At least $1 million in federal money earmarked to build new oyster reefs on the Eastern Shore will instead go to Virginia after Maryland officials asked that the project be delayed.
An oyster restoration project in the Tred Avon River, a tributary of the Choptank River in Talbot County, began in 2015 and had been scheduled to resume early this year. The project is part of a wider effort to help oyster populations rebound throughout the Chesapeake Bay in Maryland and Virginia.
However, the Maryland Department of Natural Resources in December called for a delay, and despite calls from environmentalists and both of the state's U.S. senators to ignore the request, the Army Corps of Engineers said Tuesday it did not expect to restart the efforts until at least October.
Additional federal money set aside for Maryland oyster restoration projects could be transferred in July if further delays occur, an Army Corps spokeswoman said Wednesday.
Debate over the future of the Tred Avon and other projects will come down to whether a larger restoration project that began in Talbot County in 2011 has been successful. State officials and watermen who lobbied for the delay said they want to see proof before the Tred Avon efforts continue. A state report is due in July.
The Tred Avon delay affects the final 8 acres of an initial 24-acre project that was not completed last year because of a shortage of shells, said Sarah Gross, a spokeswoman for the Army Corps. The delay could also push back another 20 to 30 acres of projects along the river that were set to begin next winter, she said.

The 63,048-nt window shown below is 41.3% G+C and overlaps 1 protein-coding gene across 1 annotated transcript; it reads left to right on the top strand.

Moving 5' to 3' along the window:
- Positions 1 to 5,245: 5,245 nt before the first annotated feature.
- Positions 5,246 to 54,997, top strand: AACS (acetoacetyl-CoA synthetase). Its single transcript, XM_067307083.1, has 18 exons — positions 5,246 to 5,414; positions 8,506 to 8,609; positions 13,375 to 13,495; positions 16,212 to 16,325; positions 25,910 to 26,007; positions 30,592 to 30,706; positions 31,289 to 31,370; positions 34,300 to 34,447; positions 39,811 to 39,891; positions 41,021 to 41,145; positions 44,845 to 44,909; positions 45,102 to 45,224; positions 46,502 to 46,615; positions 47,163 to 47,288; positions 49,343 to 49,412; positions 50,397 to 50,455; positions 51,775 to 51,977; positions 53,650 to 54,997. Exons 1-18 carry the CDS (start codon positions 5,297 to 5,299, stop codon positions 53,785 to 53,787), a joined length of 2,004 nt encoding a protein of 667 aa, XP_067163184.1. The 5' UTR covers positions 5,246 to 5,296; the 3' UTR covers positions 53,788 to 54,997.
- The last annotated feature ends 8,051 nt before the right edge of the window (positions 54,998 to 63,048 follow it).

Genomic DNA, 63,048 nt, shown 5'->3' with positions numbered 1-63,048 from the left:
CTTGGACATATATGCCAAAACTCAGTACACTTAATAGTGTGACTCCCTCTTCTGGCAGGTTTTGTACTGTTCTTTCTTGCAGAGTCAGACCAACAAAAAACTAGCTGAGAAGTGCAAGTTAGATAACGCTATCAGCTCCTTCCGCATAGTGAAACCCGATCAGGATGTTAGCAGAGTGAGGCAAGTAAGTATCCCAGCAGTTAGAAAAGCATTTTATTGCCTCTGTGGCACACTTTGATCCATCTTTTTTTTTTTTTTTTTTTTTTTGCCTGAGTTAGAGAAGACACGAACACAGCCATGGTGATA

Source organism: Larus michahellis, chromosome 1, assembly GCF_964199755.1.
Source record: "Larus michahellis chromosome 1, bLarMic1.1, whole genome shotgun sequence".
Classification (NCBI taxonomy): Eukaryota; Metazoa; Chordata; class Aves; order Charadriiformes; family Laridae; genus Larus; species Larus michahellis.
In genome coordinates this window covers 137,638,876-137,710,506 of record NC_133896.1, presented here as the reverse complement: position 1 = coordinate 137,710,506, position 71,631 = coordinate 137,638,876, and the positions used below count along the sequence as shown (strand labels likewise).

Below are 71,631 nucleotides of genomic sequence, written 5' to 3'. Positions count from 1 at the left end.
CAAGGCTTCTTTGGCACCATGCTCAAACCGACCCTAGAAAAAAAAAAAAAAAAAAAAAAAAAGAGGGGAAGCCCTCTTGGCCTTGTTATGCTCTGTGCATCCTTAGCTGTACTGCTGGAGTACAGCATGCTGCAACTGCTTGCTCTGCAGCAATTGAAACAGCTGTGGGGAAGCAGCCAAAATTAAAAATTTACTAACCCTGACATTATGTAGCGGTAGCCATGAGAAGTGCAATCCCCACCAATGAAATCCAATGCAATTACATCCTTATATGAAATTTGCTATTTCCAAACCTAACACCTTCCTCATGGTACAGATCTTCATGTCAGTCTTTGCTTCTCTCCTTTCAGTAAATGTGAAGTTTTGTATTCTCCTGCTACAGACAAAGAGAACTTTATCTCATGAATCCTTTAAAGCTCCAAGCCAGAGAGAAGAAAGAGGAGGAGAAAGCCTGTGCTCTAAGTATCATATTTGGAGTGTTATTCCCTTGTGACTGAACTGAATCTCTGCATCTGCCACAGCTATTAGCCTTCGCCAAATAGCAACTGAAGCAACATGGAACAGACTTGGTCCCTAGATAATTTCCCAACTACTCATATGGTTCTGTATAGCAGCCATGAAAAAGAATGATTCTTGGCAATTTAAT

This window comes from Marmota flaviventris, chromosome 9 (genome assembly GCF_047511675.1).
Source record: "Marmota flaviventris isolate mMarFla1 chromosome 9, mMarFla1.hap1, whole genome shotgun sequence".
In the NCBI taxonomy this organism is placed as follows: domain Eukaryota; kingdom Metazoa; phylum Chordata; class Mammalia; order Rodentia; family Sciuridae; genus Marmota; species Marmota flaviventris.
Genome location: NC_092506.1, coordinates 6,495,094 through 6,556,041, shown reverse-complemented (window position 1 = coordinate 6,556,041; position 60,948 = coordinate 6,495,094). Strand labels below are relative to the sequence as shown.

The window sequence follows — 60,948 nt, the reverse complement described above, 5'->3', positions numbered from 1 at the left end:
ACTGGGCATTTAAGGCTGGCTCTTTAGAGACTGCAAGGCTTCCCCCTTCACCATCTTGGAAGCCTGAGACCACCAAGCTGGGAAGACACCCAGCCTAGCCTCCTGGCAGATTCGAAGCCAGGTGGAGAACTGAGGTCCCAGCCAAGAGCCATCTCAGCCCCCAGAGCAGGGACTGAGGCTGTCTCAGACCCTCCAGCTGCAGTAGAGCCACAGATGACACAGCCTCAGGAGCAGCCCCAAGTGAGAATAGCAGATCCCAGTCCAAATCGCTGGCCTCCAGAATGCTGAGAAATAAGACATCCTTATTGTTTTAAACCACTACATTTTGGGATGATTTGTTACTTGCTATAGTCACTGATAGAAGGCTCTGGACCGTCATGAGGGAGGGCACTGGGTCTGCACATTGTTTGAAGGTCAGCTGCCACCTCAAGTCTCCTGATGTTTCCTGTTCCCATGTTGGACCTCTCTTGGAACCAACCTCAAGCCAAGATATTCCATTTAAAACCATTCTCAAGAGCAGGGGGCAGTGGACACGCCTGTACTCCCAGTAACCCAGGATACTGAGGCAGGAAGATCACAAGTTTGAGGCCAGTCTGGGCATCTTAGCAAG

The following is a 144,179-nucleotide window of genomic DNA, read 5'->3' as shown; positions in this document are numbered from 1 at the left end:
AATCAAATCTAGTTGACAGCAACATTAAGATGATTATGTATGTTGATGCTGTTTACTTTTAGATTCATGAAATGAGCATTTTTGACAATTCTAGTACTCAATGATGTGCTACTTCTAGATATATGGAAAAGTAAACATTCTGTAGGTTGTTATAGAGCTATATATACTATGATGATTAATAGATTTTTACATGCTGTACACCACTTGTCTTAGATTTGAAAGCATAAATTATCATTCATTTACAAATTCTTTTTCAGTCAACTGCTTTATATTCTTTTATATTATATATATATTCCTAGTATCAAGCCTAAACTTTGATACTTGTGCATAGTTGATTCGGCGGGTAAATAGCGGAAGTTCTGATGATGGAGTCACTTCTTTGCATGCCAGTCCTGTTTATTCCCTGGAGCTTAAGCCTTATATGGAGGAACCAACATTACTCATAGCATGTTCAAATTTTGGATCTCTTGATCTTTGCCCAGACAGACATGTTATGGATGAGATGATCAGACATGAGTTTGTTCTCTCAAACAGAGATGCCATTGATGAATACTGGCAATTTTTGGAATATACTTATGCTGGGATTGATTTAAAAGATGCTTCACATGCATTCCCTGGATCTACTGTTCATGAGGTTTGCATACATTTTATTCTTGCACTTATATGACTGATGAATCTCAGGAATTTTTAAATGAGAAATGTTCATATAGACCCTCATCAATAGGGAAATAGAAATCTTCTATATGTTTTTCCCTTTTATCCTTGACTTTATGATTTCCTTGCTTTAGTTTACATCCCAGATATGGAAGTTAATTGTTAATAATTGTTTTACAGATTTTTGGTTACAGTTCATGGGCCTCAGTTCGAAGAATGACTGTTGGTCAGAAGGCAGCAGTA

In all, 83 acres in the Tred Avon are planned for new oyster beds in an $11.4 million project. The projects involve constructing reefs and planting baby oysters grown at the University of Maryland Horn Point Hatchery near Cambridge.
Stephen Schatz, a spokesman for the Maryland natural resources department, said state officials opted to slow the project because it would not have been completed until perhaps two months before the progress report on oyster restoration efforts is due. Officials chose to wait to see if the efforts are working before spending more on them.
"We're still committed to restoration work," he said. "This pause, we thought, was just prudent at this time."
Gross said preliminary data shows the restoration is working.
"It's a real loss for Maryland," said Alison Prost, executive director of the Maryland office of the Chesapeake Bay Foundation. "We know $1 million is lost for this year, but it also puts in jeopardy our funds for future years."
Watermen argue oyster reproduction rates are actually worse inside designated sanctuaries than they are in areas open to harvesting. They said they are glad to see the project slowed.
"If you're bound and determined to spend this money, I would rather see you spend it on something worthwhile elsewhere," said Bunky Chance, president of the Talbot County Watermen's Association. "The only reason they're screaming, 'We have to spend this money' is to pressure everyone involved to push this sanctuary program forward."
"Either they'll prove us wrong or we'll prove them wrong, and we'll take it from there," Chance said.